By Liam O’Heanai
The words were written originally as a poem by the Irish poet Patrick Kavanagh and published in the Irish Press in 1946 under the title, Dark Haired Miriam Ran Away.
Kavanagh’s words were set to an old Irish melody
Kavanagh’s poem was later set to the melody of an old Irish song called, Fainne Gael an Lae, which was loosely translated as The Dawning of the Day.
It was widely reported that Luke Kelly of the Dubliners was responsible for putting the lyrics to music after meeting Kavanagh in a pub called Baileys in Dublin in the 1960s.
Kelly, however, contradicted this. In the book, Luke Kelly A Memoir by Des Geraghy, Kelly describes meeting Kavanagh in the pub with other poets and singers.
Kavanagh recited poem, Kelly sang
At the request of their drinking companions, Kavanagh recited a poem and Kelly sang a song.
Then Kavanagh leaned across to Kelly and said: “You should sing my song.” When Kelly asked what the song was, Kavanagh replied, Raglan Road.
This would suggest that Kavanagh had already set his poem to music. Luke Kelly described this meeting with Kavanagh years later when he was interviewed by the Irish television station, RTE.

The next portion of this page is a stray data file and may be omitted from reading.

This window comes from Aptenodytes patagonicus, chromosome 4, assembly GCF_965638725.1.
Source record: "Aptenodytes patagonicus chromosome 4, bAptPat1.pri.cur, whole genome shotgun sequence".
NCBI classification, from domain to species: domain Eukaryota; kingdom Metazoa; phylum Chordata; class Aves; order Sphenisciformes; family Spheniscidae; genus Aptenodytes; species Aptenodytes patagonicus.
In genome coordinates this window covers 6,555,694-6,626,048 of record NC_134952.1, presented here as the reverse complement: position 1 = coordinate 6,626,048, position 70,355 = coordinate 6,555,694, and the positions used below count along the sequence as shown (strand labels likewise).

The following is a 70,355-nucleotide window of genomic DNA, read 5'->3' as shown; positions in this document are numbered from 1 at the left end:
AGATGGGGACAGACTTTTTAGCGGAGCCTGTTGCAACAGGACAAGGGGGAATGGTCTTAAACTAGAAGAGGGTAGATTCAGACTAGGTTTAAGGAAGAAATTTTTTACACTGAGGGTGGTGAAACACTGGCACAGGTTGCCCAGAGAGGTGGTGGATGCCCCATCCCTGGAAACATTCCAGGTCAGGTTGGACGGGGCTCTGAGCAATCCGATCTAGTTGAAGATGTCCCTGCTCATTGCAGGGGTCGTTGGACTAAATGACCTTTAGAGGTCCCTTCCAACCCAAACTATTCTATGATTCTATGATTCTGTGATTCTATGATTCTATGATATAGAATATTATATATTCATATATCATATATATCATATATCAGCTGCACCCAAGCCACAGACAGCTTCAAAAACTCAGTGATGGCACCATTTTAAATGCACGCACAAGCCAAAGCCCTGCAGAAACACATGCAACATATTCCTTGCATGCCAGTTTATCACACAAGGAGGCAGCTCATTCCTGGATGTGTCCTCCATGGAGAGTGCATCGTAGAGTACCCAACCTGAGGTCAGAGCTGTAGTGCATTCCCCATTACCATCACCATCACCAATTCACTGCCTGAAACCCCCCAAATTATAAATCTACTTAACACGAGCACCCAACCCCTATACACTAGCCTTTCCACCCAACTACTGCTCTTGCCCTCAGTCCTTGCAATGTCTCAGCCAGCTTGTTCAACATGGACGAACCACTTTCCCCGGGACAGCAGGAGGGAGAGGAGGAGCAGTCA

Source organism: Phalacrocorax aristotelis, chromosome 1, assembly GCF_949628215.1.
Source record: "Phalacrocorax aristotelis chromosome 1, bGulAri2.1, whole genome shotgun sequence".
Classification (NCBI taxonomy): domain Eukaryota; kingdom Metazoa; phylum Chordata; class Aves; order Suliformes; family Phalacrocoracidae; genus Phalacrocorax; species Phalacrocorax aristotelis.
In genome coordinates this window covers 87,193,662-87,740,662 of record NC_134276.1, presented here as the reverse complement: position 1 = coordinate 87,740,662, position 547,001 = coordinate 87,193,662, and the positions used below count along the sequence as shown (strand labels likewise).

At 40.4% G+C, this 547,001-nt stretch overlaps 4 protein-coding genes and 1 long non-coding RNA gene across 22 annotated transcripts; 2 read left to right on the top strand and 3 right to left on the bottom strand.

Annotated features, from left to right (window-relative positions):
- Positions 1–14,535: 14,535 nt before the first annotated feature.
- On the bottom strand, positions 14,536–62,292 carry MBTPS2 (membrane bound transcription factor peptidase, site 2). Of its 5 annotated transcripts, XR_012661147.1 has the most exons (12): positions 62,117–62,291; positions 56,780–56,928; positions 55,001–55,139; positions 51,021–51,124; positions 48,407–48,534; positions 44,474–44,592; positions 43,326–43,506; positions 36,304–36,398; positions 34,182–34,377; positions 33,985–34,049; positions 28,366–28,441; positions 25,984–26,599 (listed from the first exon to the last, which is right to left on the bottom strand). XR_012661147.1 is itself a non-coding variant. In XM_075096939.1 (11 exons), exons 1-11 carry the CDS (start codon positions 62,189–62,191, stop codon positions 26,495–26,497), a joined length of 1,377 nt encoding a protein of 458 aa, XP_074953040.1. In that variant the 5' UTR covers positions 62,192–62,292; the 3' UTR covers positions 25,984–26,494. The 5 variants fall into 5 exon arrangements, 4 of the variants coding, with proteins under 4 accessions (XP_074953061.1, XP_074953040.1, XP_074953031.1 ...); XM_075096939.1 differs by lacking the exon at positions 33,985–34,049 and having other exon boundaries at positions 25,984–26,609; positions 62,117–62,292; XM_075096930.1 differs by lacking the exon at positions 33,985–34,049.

Kavanagh set his poem to Dawning of the Day
The writer and journalist Benedict Kiely was also interviewed by RTE.
He described how Kavanagh asked him if his poem Dark Haired Miriam Ran Away could be set to the Dawning of the Day.
The two of them proceeded to sing, rather badly, in the empty newspaper office where they worked.
Whatever the exact details of the genesis of the song, it was certainly Luke Kelly who made it popular to a wider audience. He felt he had been given permission by the great man to sing it and he wanted to do it justice.
Recordings of Raglan Road
Kelly accepted Kavanagh’s challenge and started singing the song in solo performances and with the Dubliners. In doing so, he brought it to the attention of other singers on the folk circuit who soon picked it up.
In addition to Luke Kelly, Raglan Road has been recorded by numerous performers including The Young Dubliners, Sinead O’Connor, Loreena McKennitt, Orla Fallon and many others.
It has also been recorded by rock stars including Van Morrison, Mark Knopfler of Dire Straits and Roger Daltrey of The Who.
See picture at top of page: This year’s opening Celtic Connections concert,’Neath the Gloamin’ Star, will be a poignant moment for many, featuring a ream of talent from a younger generation of musicians and songwriters.The show, named after a beloved old Scots folk song, sets the scene as a celebration of a precious heritage that is now being taken forward into a new tradition. Three musicians who will play as part of the evening, (left to right at top ofstairs) Innes White, Hannah Rarity and Paul McKenna,visited Glasgow’s Royal Concert Hall to launch the programme.